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Odds and Best Bets for Giro d’Italia Stage 16 – Oct. 19th

Dave F.

by Dave F. in News

Oct 19, 2020 · 10:20 AM PDT

Wilco Kelderman
After a strong ride on Sunday, Wilco Kelderman is now the favorite to win the Giro d'Italia. Photo by @CiclismoInter (Twitter).
  • Stage 16 of the Giro (Tuesday, October 20) is full of hills as riders begin the final week of the event
  • Will a breakaway or attack win daily honors?
  • It might be worth backing a big price on a route that is difficult to predict

The final week of the Giro d’Italia is here. Six stages remain, with three in the mountains, a flat stage on Friday, Sunday’s individual time trial, and Tuesday’s hilly terrain that may benefit a proactive rider.

João Almeida is 15 seconds ahead of Wilco Kelderman and one of them is likely to wear the pink jersey in Milan. Either could make a move on Tuesday, though the course sets up for a breakaway or attack to be very dangerous.

Let’s look closely at the Stage 16 odds and consider where we might find betting value.

Giro d’Italia Stage 16 Odds

Rider Odds
Diego Ulissi +700
Ruben Guerreiro +1200
Matteo Fabbro +1600
Wilco Kelderman +1600
Jakob Fuglsang +1800
Tao Geoghegan Hart +1800
Tanel Kangert +1800
Peter Sagan +1800
João Almeida +2000
Fabio Feline +2200
Ben Swift +2200
Attila Valter +2500

Odds as of Oct. 19th at DraftKings.

Sunday figured to give us an idea of where this year’s Giro was headed, and it did. Tao Geoghegan Hart won the mountain stage, kicking away in the final kilometres from Deceuninck-QuickStep’s Kelderman and Jai Hindley. The three top finishers dropped Almeida, who lost 41 seconds to Kelderman.

Almeida clings to a 15-second edge over Kelderman, but there is a lot of climbing to go. Almeida needs to survive the mountains and gain ground everywhere else. Hindley is now in third place, 2:56 back. Hart is 2:57 behind the leader, and Pello Bilbao is in fifth place, 3:10 off the pace. The only other three riders within four minutes of Almeida are Rafal Majka, Vincenzo Nibali, and Domenico Pozzovivo.

For Almeida, who is leading but knows the path to victory is difficult, understanding where he has opportunities to gain time is critical. Tuesday could be a time he can take a risk.

The longest stage thus far, 229 kilometers from Udine to San Daniele del Friuli, is full of hills. The rolling path concludes with a crazy 500-meter climb with an 18% maximum gradient, before a false flat to the finish line. The constant up-and-down is a chance for an early break, or in the case of Almeida a strategic attack to gain time.

Who are the top contenders on Tuesday?

The Favorite

The winner of eight Giro d’Italia stages, Diego Ulissi has reached the line first twice in 2020. He has taken two hilly stages, and his versatility should be helpful on a day where decisions will need to be made as the race develops.

Ulissi can win in a breakaway, attack, or conventionally, and his two stage victories this year make him a reasonable favorite though how short a price you want to take on a wide-open leg remains a valid question.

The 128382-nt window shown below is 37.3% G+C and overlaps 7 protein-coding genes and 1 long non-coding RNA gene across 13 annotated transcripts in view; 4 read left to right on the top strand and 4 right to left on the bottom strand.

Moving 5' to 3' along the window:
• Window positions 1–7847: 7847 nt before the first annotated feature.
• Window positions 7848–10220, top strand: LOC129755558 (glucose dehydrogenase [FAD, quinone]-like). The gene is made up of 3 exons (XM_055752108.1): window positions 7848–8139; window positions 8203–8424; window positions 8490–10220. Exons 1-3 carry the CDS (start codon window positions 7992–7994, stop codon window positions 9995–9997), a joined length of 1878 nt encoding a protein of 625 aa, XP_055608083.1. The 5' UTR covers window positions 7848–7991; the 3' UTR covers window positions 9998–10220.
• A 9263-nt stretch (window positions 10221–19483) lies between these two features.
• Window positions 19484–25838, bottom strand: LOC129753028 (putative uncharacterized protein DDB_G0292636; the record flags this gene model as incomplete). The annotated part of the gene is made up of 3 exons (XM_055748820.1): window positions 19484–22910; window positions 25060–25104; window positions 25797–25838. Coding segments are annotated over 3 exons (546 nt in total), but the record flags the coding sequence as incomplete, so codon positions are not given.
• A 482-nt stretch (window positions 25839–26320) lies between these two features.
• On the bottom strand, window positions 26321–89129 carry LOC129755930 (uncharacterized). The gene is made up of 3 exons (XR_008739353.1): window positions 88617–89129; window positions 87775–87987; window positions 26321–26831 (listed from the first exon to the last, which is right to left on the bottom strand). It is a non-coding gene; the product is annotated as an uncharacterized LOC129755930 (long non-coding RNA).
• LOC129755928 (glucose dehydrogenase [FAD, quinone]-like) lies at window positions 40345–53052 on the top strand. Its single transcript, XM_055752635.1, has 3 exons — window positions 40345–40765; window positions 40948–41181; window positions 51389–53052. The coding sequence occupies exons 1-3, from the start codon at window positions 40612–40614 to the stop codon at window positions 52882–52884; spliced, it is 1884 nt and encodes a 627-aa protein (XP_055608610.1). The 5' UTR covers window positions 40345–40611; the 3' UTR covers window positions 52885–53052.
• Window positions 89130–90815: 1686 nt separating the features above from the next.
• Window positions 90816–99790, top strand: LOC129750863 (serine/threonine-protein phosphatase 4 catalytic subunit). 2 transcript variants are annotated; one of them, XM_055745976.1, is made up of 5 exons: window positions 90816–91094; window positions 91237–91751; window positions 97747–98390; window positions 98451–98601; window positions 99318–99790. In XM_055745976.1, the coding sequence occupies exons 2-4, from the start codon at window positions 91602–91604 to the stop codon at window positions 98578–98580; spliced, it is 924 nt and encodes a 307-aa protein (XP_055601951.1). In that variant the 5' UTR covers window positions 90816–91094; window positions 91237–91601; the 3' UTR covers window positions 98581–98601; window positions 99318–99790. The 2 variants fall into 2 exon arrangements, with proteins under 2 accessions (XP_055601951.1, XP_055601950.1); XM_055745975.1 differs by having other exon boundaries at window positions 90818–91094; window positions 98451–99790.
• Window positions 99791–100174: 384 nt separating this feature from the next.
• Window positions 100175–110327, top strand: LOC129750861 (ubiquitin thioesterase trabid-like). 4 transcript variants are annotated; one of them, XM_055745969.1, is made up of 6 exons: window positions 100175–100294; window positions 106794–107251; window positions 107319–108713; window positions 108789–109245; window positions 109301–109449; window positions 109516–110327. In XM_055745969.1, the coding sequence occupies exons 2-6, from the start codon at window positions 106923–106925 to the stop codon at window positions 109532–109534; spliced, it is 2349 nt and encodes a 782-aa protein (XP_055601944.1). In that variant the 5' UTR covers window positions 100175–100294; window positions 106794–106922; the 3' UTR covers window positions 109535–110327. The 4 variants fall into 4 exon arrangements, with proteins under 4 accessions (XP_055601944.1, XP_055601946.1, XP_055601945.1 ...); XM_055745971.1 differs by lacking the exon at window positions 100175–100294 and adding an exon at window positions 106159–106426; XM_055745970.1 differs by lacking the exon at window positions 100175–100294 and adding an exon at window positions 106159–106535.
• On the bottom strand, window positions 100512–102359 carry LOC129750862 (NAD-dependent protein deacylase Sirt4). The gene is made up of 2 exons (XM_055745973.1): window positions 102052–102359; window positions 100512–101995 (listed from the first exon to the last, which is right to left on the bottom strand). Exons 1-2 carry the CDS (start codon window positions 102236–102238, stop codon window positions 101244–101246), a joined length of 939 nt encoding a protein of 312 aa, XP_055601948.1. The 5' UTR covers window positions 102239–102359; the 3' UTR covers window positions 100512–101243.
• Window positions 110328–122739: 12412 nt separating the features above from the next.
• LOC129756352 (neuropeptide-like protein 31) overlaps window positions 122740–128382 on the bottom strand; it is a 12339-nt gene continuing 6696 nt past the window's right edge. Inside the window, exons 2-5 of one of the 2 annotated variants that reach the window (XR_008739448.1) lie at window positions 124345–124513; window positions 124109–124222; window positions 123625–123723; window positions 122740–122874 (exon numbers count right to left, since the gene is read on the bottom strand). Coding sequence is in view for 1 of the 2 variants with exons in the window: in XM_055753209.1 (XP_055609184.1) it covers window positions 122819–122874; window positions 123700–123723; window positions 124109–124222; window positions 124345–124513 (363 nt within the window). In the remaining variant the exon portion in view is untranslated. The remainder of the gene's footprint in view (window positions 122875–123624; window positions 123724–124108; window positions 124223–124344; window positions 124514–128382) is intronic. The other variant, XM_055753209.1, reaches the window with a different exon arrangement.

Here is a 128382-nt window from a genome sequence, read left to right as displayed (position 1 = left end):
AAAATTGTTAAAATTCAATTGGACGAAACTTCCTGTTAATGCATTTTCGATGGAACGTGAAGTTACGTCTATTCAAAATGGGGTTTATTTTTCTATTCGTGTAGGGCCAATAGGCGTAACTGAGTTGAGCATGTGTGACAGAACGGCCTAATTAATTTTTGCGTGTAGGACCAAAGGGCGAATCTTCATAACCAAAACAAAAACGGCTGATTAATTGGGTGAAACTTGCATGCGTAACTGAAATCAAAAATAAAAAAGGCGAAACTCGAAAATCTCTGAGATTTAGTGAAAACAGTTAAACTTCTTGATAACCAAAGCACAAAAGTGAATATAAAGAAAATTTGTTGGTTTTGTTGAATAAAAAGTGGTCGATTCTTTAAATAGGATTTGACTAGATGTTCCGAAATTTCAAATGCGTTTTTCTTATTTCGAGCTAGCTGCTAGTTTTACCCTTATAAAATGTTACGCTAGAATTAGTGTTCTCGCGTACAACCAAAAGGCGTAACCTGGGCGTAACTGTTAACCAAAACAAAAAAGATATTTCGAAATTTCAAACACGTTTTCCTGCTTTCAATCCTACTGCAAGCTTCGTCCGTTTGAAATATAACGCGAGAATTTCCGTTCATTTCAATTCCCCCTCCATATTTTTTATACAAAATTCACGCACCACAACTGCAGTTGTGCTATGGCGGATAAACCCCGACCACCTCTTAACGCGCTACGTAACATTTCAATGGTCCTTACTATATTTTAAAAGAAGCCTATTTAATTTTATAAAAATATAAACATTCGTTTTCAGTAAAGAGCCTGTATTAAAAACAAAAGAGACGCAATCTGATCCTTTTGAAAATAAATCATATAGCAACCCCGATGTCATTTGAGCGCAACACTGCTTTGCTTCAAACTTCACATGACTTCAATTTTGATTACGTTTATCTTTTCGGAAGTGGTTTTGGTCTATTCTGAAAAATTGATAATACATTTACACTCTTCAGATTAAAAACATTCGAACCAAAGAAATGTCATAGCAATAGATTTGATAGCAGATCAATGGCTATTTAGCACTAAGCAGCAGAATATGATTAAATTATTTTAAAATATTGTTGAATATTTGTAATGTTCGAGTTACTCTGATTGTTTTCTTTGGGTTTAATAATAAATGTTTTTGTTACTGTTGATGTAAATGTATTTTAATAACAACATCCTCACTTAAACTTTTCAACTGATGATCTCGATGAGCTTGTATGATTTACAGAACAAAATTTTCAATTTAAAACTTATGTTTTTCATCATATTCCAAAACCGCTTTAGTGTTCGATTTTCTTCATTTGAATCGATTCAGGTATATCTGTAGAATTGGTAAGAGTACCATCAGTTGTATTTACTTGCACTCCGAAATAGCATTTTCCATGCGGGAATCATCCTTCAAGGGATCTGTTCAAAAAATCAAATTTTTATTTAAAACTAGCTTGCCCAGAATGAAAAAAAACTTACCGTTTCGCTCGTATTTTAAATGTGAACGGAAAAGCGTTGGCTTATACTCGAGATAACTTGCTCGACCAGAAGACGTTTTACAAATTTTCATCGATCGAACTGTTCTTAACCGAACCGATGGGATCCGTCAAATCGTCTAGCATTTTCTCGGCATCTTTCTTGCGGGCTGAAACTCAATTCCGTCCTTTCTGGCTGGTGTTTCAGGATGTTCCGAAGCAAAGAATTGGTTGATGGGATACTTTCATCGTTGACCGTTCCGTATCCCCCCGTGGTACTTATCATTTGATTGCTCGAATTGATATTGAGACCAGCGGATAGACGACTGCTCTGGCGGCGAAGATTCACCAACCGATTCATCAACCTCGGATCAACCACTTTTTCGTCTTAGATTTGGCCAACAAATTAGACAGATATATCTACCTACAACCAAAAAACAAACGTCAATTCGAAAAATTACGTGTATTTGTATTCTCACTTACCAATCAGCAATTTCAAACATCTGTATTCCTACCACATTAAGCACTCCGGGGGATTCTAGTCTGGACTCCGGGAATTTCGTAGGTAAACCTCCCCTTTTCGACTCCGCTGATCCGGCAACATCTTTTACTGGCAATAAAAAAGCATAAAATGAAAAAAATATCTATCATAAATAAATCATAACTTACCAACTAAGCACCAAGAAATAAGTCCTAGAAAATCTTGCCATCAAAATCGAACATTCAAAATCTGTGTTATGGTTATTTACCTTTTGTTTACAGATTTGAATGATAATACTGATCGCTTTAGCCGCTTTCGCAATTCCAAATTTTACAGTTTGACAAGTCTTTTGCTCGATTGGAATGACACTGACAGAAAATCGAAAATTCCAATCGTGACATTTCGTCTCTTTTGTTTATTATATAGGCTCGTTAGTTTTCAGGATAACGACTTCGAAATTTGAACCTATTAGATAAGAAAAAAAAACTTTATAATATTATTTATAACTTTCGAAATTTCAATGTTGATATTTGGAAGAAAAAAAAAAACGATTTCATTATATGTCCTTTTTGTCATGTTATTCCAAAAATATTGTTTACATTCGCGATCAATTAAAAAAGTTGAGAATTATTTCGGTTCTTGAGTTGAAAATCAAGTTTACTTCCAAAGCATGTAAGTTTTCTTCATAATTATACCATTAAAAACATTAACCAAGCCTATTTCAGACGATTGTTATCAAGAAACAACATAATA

Top Contenders

Ruben Guerreiro earned the Stage 11 victory this year, pretty good for someone riding in just his second grand tour.

A stage with climbing and an opportunity to attack may serve him well.

Peter Sagan is considered a sprinter. That makes sense since he has won the points classification at the Tour de France seven times and won 12 stages en route to Paris. That said, he has been consistently outsprinted this year, particularly at the Giro where Arnaud Démare has won all four flat stages. That hasn’t kept Sagan off the board.

In Stage 10 Sagan took the initiative and soloed to victory on a stage with significant climbing. A similar tactic on Tuesday, following an off day, is more than viable.


The top GC contenders, Kelderman, Hart, and Almeida need to do some serious calculus before getting on the bike Tuesday. For Kelderman, if he can stay in his current position, he should make up ground on the mountains and be in great shape come Sunday. Hart needs to find opportunities to cut into the gap, and while Almeida is in the lead, it is perilous.

Kelderman can make a statement on Tuesday. If he were to go on the offensive and win the day he could be the unquestioned favorite.

Hart won Stage 15 and it is possible that he could be the quickest climber in the field. Though his three-minute deficit is significant, he has plenty of mountains remaining. Does he continue his push Tuesday, or bide his time?

As for Almeida, expectations were not high at the start of the race yet he has been ahead for the vast majority of the event. If he is close on Sunday the time trial may work to his advantage. How can he stay in the mix? He needs to take advantage of the days that are not pure climbing.

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